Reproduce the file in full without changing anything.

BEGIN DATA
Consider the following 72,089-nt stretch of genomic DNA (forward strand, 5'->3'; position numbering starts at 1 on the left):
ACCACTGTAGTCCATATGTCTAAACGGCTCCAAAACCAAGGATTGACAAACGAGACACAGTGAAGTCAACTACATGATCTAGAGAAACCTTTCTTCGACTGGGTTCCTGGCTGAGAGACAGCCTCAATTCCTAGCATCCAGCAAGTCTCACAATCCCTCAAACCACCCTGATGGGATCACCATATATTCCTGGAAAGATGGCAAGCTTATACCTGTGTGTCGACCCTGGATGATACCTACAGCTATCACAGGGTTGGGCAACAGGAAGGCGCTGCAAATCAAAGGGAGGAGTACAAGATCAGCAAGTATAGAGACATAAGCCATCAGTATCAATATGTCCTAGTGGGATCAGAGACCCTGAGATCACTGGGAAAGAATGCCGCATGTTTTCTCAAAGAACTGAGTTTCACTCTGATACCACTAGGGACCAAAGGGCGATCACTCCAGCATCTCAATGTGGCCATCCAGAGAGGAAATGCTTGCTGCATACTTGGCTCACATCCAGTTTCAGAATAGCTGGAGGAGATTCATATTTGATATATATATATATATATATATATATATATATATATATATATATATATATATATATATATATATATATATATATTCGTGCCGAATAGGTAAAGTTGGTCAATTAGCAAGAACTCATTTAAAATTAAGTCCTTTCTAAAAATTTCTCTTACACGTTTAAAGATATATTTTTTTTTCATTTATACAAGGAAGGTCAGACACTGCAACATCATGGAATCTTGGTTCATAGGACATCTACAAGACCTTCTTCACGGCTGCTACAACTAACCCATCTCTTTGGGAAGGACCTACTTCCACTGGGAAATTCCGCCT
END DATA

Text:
Consider the following 72,089-nt stretch of genomic DNA (forward strand, 5'->3'; position numbering starts at 1 on the left):
ACCACTGTAGTCCATATGTCTAAACGGCTCCAAAACCAAGGATTGACAAACGAGACACAGTGAAGTCAACTACATGATCTAGAGAAACCTTTCTTCGACTGGGTTCCTGGCTGAGAGACAGCCTCAATTCCTAGCATCCAGCAAGTCTCACAATCCCTCAAACCACCCTGATGGGATCACCATATATTCCTGGAAAGATGGCAAGCTTATACCTGTGTGTCGACCCTGGATGATACCTACAGCTATCACAGGGTTGGGCAACAGGAAGGCGCTGCAAATCAAAGGGAGGAGTACAAGATCAGCAAGTATAGAGACATAAGCCATCAGTATCAATATGTCCTAGTGGGATCAGAGACCCTGAGATCACTGGGAAAGAATGCCGCATGTTTTCTCAAAGAACTGAGTTTCACTCTGATACCACTAGGGACCAAAGGGCGATCACTCCAGCATCTCAATGTGGCCATCCAGAGAGGAAATGCTTGCTGCATACTTGGCTCACATCCAGTTTCAGAATAGCTGGAGGAGATTCATATTTGATATATATATATATATATATATATATATATATATATATATATATATATATATATATATATATATATATATATATTCGTGCCGAATAGGTAAAGTTGGTCAATTAGCAAGAACTCATTTAAAATTAAGTCCTTTCTAAAAATTTCTCTTACACGTTTAAAGATATATTTTTTTTTCATTTATACAAGGAAGGTCAGACACTGCAACATCATGGAATCTTGGTTCATAGGACATCTACAAGACCTTCTTCACGGCTGCTACAACTAACCCATCTCTTTGGGAAGGACCTACTTCCACTGGGAAATTCCGCCT